You should take personal identification (see www.mba.com for a full list of acceptable forms of ID), the appointment confirmation letter or email you received when booking your test, and the names of the GMAT programmes to which you intend to send your scores.

No, the use of calculators is not allowed on the GMAT.

No, you must complete every section of the GMAT and cannot skip any section. You must either answer every question of each section or run out of time to complete a section.

Yes! You can now choose between three different section orders.

You will receive 5 scores on the GMAT: an overall score, a sub-score for the Verbal section, a sub-score for the Quantitative section, and scores for the Analytical Writing Assessment and Integrated Reasoning sections. Your overall score will be from 200 to 800 and the sub-scores will be scored from 0 to 60. For each of your scores, you will also receive a percentile rank, which shows the percentage of examinees who scored below you (based on everyone who has taken the GMAT in the last 3 years). So if you score in the 70th percentile, it means that 70% of test-takers scored lower than you did.

The overall GMAT score ranges from 200 to 800. The average GMAT score among test-takers worldwide is 540. Two-thirds of test takers score between 400 and 600.

A “good” GMAT score is only relative to the MBA of Masters programmes to which you are applying! You will need to do some research on the schools to which you want to send your scores and set yourself realistic goals based on the average scores accepted by those programmes. Top tier schools will usually be looking for a score in the 90th percentile or above (eg Wharton has an average GMAT score of 713; Harvard 708; INSEAD 702; and London Business School 680).

Most schools will not set a minimum requirement for GMAT scores, although most will publish the average GMAT score of their students. This information is usually readily available on schools’ websites, so do your research and find out the average scores for the schools you want to apply to, and then aim for a minimum of that score.

GMAT scores provide admissions teams with a standardised and consistent measure for all applicants, and so will use GMAT scores as a filter for the applications they receive. You may have great essays, but if you do not have a good GMAT score, your application will not be looked on as favourably as that of a candidate who has great essays AND a good GMAT score. It is one part of your application, but it’s a vital part.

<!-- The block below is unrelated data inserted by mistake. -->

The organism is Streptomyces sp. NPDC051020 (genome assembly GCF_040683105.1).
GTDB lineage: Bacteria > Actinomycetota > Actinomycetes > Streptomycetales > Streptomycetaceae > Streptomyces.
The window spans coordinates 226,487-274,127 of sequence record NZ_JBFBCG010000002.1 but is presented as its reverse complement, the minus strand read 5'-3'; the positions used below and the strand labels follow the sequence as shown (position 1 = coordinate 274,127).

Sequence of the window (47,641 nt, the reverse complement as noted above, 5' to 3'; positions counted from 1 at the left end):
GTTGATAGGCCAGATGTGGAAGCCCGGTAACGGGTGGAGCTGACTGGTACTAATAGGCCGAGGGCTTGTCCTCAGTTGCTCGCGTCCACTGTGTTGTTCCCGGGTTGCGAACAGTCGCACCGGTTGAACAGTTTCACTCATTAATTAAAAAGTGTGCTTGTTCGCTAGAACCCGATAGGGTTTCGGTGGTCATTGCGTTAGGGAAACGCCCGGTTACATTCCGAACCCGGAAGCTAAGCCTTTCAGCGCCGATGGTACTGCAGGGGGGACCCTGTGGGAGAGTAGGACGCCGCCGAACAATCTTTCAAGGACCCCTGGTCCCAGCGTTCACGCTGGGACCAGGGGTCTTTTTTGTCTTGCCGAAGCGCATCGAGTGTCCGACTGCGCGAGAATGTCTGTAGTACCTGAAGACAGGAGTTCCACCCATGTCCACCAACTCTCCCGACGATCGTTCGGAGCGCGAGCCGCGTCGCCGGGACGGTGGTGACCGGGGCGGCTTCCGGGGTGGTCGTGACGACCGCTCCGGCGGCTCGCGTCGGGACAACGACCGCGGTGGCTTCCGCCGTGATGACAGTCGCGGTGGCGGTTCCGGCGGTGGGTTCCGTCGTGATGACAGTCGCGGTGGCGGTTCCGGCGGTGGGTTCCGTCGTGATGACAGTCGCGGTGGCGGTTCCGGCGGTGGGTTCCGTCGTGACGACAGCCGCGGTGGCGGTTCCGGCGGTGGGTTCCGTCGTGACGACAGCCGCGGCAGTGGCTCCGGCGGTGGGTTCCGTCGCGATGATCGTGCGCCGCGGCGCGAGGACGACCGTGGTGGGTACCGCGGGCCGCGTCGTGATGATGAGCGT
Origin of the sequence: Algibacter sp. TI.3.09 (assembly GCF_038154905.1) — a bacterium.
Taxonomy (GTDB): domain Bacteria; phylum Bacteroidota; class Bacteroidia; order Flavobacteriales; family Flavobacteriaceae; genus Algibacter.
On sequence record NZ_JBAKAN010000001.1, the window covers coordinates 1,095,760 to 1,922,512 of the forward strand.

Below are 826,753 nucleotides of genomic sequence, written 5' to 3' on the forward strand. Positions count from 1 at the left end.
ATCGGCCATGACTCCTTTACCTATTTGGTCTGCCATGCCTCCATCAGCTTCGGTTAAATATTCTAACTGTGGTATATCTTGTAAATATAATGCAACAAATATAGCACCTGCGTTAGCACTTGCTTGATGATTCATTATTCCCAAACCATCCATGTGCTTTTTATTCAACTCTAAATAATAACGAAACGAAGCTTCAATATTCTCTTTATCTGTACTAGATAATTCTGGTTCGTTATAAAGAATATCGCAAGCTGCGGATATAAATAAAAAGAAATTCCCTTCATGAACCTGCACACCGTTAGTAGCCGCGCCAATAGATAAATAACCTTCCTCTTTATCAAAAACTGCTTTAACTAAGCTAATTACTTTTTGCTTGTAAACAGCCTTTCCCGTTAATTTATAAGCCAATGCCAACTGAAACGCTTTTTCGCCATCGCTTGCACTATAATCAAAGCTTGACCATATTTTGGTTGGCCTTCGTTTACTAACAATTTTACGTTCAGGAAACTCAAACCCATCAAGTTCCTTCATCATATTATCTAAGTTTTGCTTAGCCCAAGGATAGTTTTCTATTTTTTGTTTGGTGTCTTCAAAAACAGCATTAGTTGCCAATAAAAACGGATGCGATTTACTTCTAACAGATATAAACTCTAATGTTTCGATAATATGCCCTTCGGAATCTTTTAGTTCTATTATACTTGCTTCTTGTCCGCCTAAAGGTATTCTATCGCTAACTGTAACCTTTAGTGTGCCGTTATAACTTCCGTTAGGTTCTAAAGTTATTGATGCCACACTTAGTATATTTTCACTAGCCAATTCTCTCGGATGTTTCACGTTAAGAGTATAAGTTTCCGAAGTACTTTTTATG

GMAT scores are valid for 5 years. Every time you take the test and send your score to a school, the school will be able to see every GMAT score you have attained in the previous 5 years.

If you feel you have not done well on the GMAT, you may cancel your score, BUT you can only do this immediately after completing the test. You will be able to see your unofficial score before you make the decision to accept or cancel them. Only you will be able to see if you've cancelled your score. If you decided to cancel your scores at the test centre, you will have the option to reinstate their scores within 60 days from the date of their exam for a fee of USD$100.

You can retake the GMAT up to 5 times in any 12-month period, but no more than once in any 16-day period. You can request to GMAC in writing if you want to take it more than that, but applications are only considered after you have actually taken the 5th test. You must have good reason to make the request or it will not be considered. Also, if you score an 800 on the exam, you will not be allowed to retake the test for another 5 years!

You can only take the test once every 16 calendar days. If you attempt to take the test before that time period has elapsed, your new scores will not be reported and you lose your test administration fee.

Yes, they will. Your score report will list all of the scores from every time you have taken the GMAT in the last 5 years. Your scores are valid for 5 years.

free trial class